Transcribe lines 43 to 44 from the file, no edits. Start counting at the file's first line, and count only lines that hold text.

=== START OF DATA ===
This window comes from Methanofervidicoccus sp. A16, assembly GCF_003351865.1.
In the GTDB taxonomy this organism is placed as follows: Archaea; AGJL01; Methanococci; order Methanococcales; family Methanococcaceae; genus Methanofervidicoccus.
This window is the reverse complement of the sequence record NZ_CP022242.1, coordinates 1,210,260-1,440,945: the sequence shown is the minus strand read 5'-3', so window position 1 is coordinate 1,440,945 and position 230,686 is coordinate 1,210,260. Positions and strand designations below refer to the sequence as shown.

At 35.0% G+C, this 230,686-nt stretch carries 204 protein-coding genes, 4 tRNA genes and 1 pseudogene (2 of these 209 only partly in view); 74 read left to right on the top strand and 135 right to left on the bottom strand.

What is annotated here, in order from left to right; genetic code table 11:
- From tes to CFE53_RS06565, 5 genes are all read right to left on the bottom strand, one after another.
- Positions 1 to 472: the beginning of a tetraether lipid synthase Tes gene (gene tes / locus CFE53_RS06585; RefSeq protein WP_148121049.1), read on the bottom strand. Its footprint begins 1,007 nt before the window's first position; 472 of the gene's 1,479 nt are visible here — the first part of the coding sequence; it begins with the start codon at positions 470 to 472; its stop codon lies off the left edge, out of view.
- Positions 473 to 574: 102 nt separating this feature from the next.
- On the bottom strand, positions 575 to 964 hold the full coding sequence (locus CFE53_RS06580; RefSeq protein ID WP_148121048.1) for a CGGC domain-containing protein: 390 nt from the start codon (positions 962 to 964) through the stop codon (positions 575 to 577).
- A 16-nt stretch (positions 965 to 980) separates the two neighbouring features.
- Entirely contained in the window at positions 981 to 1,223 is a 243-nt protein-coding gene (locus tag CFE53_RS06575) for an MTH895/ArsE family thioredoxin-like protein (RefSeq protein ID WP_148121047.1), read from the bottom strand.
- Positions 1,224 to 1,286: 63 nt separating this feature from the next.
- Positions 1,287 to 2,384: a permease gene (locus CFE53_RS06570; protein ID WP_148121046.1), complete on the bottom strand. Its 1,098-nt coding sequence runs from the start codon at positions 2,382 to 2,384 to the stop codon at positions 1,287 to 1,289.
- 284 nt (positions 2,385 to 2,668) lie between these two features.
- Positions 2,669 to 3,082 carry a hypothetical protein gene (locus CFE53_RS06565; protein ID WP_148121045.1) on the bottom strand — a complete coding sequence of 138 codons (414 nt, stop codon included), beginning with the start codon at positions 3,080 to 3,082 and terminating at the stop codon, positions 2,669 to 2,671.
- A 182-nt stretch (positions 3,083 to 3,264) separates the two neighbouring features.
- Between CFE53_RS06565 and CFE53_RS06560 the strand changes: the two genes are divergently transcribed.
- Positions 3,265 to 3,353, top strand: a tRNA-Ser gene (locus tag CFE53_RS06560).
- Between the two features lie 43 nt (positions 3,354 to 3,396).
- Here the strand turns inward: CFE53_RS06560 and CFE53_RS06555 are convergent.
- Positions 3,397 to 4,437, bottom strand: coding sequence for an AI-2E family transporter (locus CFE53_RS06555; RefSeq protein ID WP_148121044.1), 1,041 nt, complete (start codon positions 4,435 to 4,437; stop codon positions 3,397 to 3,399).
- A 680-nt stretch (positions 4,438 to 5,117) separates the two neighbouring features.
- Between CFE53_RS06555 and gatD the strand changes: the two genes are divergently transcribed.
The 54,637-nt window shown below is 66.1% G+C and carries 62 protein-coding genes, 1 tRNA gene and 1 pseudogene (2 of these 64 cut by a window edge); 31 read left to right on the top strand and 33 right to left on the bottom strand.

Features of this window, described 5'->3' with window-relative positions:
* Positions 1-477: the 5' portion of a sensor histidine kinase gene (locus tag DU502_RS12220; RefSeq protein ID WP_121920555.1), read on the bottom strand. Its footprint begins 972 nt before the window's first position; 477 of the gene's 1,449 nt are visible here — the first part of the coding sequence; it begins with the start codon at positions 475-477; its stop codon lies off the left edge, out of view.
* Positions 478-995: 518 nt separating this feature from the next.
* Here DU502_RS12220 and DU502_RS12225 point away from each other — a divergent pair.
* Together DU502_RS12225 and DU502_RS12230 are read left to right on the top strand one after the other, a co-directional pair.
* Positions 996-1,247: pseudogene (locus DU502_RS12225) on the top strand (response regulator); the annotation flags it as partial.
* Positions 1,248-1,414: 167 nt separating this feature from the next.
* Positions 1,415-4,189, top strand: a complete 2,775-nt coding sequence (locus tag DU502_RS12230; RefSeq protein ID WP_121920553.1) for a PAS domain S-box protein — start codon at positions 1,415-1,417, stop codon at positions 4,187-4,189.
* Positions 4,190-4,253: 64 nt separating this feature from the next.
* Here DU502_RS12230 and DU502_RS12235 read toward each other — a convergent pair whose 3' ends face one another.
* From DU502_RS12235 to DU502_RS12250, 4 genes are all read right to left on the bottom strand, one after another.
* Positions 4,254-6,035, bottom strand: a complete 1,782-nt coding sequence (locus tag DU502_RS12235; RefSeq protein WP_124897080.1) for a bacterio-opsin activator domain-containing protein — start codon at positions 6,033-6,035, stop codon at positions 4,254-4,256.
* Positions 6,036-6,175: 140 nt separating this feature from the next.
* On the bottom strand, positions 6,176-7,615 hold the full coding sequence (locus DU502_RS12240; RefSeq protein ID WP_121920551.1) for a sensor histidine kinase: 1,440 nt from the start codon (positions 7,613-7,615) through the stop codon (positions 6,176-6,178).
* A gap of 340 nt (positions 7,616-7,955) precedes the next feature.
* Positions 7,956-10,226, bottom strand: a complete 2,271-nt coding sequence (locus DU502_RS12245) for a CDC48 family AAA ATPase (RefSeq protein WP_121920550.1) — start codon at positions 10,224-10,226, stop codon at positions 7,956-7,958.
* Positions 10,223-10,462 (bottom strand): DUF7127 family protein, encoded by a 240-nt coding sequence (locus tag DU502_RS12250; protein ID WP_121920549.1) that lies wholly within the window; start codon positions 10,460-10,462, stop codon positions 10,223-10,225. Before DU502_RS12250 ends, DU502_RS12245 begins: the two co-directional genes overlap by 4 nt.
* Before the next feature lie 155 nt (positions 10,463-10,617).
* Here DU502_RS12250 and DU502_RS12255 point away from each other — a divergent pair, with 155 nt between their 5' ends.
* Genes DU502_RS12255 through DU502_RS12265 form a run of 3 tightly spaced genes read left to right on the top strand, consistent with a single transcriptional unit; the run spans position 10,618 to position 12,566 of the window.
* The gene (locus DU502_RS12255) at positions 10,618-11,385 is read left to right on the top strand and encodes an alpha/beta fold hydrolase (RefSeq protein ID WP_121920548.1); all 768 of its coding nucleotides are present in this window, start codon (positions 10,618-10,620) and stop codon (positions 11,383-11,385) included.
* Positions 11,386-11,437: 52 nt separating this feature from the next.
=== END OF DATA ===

* Here DU502_RS12250 and DU502_RS12255 point away from each other — a divergent pair, with 155 nt between their 5' ends.
* Genes DU502_RS12255 through DU502_RS12265 form a run of 3 tightly spaced genes read left to right on the top strand, consistent with a single transcriptional unit; the run spans position 10,618 to position 12,566 of the window.